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By Devon Erlich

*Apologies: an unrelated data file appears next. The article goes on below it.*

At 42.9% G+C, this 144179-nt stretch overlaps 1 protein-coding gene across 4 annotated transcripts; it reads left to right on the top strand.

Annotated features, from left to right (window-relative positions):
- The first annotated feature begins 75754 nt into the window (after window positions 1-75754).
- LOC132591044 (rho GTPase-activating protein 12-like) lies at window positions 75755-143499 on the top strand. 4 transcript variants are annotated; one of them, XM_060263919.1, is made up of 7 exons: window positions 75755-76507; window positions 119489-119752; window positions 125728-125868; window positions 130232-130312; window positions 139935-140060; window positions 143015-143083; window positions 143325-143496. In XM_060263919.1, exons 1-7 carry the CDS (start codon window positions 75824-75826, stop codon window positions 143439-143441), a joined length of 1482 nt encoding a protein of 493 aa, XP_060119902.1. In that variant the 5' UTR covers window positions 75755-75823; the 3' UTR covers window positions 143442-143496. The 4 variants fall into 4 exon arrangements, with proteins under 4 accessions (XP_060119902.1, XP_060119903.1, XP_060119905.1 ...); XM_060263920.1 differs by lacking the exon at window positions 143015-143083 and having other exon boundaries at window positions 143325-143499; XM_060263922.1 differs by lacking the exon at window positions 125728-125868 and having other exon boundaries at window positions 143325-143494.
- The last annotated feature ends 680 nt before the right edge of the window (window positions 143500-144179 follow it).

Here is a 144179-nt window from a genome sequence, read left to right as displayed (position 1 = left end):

In this unit students will read five narratives (both fiction and nonfiction) that have a common theme of sacrifice. The readings will provide them with the opportunity to uncover the understandings that sacrifices occur on a daily basis in our world, in our lives, and in our literature. Additionally, the students will have the opportunity to understand that authors write narratives with a message in mind, and effectively conveying this message requires a purposeful use of literary elements, organization, and diction. As the unit progresses, students will be able to answer the question, “What is a narrative?” And “How do literary elements contribute to the unity of the effect?” Not only will they study the skills of writing a narrative, but they will consider our thematic question, “How do people come to understand or know sacrifice?” The unit will contain multiple versions of assessment but will conclude with an assignment where students must create, revise, and edit a narrative piece for our classroom anthology. Initially, the students will write a narrative which includes the idea of sacrifice in some way. After they have written their narrative, the students will undergo an individual and peer process where they evaluate and revise their narrative based on their knowledge they have gained throughout the unit. The final draft of the narrative will contain purposeful use of literary elements, and they will be able to identify how each element adds depth and meaning to their writing.
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